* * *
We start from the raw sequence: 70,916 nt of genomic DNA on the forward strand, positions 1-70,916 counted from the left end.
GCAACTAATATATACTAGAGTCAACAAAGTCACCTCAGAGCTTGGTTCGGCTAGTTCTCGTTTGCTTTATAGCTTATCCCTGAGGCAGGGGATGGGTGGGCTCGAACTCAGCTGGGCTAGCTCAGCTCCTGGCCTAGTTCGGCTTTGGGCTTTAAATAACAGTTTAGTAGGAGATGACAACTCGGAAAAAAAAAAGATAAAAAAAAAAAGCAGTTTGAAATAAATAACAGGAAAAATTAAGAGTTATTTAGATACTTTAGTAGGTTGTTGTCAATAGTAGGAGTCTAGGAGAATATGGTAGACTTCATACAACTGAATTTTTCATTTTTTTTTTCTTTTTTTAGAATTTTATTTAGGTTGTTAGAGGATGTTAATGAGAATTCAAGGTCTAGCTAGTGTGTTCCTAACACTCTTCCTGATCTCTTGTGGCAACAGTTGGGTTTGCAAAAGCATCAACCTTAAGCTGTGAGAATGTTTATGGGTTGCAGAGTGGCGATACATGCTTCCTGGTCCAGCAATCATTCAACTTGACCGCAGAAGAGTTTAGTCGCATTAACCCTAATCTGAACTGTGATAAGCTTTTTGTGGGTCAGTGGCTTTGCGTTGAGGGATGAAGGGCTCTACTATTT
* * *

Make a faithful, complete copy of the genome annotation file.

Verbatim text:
We start from the raw sequence: 70,916 nt of genomic DNA on the forward strand, positions 1-70,916 counted from the left end.
GCAACTAATATATACTAGAGTCAACAAAGTCACCTCAGAGCTTGGTTCGGCTAGTTCTCGTTTGCTTTATAGCTTATCCCTGAGGCAGGGGATGGGTGGGCTCGAACTCAGCTGGGCTAGCTCAGCTCCTGGCCTAGTTCGGCTTTGGGCTTTAAATAACAGTTTAGTAGGAGATGACAACTCGGAAAAAAAAAAGATAAAAAAAAAAAGCAGTTTGAAATAAATAACAGGAAAAATTAAGAGTTATTTAGATACTTTAGTAGGTTGTTGTCAATAGTAGGAGTCTAGGAGAATATGGTAGACTTCATACAACTGAATTTTTCATTTTTTTTTTCTTTTTTTAGAATTTTATTTAGGTTGTTAGAGGATGTTAATGAGAATTCAAGGTCTAGCTAGTGTGTTCCTAACACTCTTCCTGATCTCTTGTGGCAACAGTTGGGTTTGCAAAAGCATCAACCTTAAGCTGTGAGAATGTTTATGGGTTGCAGAGTGGCGATACATGCTTCCTGGTCCAGCAATCATTCAACTTGACCGCAGAAGAGTTTAGTCGCATTAACCCTAATCTGAACTGTGATAAGCTTTTTGTGGGTCAGTGGCTTTGCGTTGAGGGATGAAGGGCTCTACTATTT